Two stories about human resources decisions show a remarkable contrast between Google and Yahoo, and may be telling about the future of both companies.
Marissa Mayer’s ban on telecommuting has been at the center of an ongoing debate about flexible work arrangements for months. Since it was first announced in February, the ban has generated thousands of articles and blog posts.
Meanwhile, Laszlo Bock, Google’s VP of HR, surprised many in a New York Times
Telecommuting policy and candidate screening practices might seem like they have nothing in common. But the common foundation to these stories reveals a critical difference between how Google and Yahoo view their employees.
Mayer’s ban came about because she suspected that remote workers weren’t actually working. Looking at the VPN logs confirmed this. The memo announcing the ban claimed “Speed and quality are often sacrificed when we work from home.” But that isn’t the real problem. The real problem was unmotivated, unproductive employees. (At Enkata, we see the same thing when we look at remote workers: there are definitely slackers.)
At Google, you can read between the lines to see that the problem they were having. They were spending top dollar and tremendous effort to hire the best of the best. Bock’s team had focused for years on finding a way to identify talent that couldn’t fail. But clearly, some of these people were failing to perform. Otherwise, the New York Times article would have been about the brilliance of Google’s hiring process. The problem wasn’t that Google needed to hire smarter people. They had that solved. The problem was that something was happening that kept these people from performing the way Google wanted them to.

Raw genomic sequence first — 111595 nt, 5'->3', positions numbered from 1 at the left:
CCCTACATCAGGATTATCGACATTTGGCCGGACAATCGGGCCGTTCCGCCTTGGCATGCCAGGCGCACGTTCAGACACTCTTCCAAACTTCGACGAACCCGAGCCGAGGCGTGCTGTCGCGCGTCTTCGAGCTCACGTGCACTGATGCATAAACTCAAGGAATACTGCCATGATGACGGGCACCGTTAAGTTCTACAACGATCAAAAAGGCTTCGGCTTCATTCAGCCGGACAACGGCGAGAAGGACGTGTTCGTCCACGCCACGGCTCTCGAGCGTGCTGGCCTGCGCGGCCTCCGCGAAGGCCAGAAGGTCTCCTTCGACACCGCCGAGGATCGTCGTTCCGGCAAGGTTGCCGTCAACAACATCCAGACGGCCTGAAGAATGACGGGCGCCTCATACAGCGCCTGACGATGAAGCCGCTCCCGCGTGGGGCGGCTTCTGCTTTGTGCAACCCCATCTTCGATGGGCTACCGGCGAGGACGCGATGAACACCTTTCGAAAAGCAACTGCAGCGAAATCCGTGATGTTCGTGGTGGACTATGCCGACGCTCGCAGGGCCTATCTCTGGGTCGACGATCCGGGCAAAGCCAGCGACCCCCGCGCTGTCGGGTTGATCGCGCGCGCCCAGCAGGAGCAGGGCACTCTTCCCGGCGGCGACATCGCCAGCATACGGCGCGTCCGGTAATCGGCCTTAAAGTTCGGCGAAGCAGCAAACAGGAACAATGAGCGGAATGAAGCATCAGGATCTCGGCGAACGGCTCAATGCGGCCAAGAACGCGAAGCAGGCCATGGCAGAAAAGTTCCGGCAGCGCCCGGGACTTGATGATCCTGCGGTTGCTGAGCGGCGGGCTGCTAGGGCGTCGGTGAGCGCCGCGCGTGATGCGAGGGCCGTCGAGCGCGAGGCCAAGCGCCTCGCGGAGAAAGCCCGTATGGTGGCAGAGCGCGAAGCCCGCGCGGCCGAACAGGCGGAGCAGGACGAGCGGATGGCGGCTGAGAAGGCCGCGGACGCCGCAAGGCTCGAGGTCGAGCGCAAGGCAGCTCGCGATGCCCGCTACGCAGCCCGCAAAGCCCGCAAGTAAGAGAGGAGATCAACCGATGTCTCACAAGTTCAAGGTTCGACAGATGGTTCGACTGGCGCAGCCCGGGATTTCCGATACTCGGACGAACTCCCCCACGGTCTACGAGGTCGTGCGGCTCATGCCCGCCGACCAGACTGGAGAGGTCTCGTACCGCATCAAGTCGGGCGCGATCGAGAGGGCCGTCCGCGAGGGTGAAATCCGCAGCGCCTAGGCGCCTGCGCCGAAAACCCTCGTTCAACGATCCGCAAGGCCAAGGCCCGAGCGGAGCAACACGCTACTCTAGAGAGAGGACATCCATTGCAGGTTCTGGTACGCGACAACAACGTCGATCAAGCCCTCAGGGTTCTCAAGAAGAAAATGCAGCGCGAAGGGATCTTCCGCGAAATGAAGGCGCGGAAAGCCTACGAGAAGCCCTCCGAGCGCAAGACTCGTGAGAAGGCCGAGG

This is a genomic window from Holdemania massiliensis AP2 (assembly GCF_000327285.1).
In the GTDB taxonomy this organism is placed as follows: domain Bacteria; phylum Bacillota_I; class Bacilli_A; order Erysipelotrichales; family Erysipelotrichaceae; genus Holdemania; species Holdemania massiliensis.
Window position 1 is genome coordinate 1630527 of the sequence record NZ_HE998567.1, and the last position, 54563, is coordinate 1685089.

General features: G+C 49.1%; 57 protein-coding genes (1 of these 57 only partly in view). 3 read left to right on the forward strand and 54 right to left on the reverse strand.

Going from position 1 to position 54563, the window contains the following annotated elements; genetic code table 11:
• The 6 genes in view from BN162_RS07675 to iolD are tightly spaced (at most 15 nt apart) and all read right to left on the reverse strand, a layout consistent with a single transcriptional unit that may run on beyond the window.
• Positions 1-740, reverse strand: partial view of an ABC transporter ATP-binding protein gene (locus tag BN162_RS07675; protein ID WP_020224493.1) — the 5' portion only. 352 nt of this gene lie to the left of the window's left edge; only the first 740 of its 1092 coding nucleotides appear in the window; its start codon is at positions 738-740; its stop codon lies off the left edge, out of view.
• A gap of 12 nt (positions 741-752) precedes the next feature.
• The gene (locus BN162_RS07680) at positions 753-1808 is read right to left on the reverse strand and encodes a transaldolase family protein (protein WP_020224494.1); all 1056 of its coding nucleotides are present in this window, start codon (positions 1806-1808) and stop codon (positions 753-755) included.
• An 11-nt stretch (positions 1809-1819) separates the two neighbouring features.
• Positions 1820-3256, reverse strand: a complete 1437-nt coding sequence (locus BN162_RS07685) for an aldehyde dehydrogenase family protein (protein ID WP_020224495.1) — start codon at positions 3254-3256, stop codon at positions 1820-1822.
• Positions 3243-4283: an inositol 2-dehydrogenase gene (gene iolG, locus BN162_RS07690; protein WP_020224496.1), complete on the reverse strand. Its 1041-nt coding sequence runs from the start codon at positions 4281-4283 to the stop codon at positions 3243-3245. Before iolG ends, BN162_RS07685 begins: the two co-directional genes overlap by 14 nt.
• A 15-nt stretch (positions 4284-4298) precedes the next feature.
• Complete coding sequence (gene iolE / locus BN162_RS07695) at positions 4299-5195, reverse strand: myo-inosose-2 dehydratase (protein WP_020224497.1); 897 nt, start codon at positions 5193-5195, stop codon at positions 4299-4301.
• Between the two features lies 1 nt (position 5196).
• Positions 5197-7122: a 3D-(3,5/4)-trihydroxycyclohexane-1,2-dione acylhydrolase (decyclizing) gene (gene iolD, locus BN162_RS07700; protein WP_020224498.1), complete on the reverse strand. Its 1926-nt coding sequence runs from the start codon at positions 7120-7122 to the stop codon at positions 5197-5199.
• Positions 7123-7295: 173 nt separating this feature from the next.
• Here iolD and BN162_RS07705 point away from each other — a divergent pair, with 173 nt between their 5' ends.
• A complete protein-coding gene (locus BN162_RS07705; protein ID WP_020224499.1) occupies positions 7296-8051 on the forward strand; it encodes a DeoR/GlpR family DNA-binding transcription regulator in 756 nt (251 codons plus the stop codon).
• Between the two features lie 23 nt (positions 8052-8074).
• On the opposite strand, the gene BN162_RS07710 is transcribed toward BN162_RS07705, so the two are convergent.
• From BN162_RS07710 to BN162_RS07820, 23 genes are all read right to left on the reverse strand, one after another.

Fundamentally, both companies were facing the same question: how to get more productive, successful employees.
Mayer’s solution was to take a sledgehammer to a perk that happens to be an iconic symbol of an “enlightened” workplace. Yahoo probably did have slackers. But many telecommuters are diligent, hardworking, productive people. Mayer was definitely right that some, perhaps many, of her telecommuters were checked out slackers. The same is likely true for many of her in-office employees. Forcing an unproductive, unmotivated person into the building is no solution for their lack of productivity or their motivation.
Google, on the other hand, started investigating how to improve mangers. Bock’s team was looking for ways that managers could make “people feel excited and happy and wanting to go the extra mile for you.” (Not quite the thing Yahoo is going for with the telecommuting ban.) Bock said they were able to significantly improve the quality of management, as measured by surveys of how people feel about their managers.
Given that both companies were trying to find ways to improve workforce performance, the difference approaches say volumes about how Yahoo and Google view their employees.
Mayer’s message is one that speaks to a lack of trust, a lack of respect, and a lack of partnership. She didn’t ask employees to work with her to solve a problem. She issued an edict with an ultimatum. That’s one way of managing.
Bock’s message to the Google employees is the exact opposite. He believed they were hiring people who could be great, but sometimes needed better managers to help them get there. By engaging with employees, he’s telling them their opinions matter. Using the feedback to develop managers shows the trust, respect and partnership that Yahoo lacks.
Sometimes there are debates that have no right answer. This isn’t one of them. Enkata research shows that managers are by far the biggest leverage point for employers to increase workforce performance. Good managers have productive employees. Bad managers don’t. If you want better employees, start by helping your managers.
There’s an old cliché that a company’ employees are its most important asset. It would be interesting to know what Mayer thinks Yahoo’s most important asset is.
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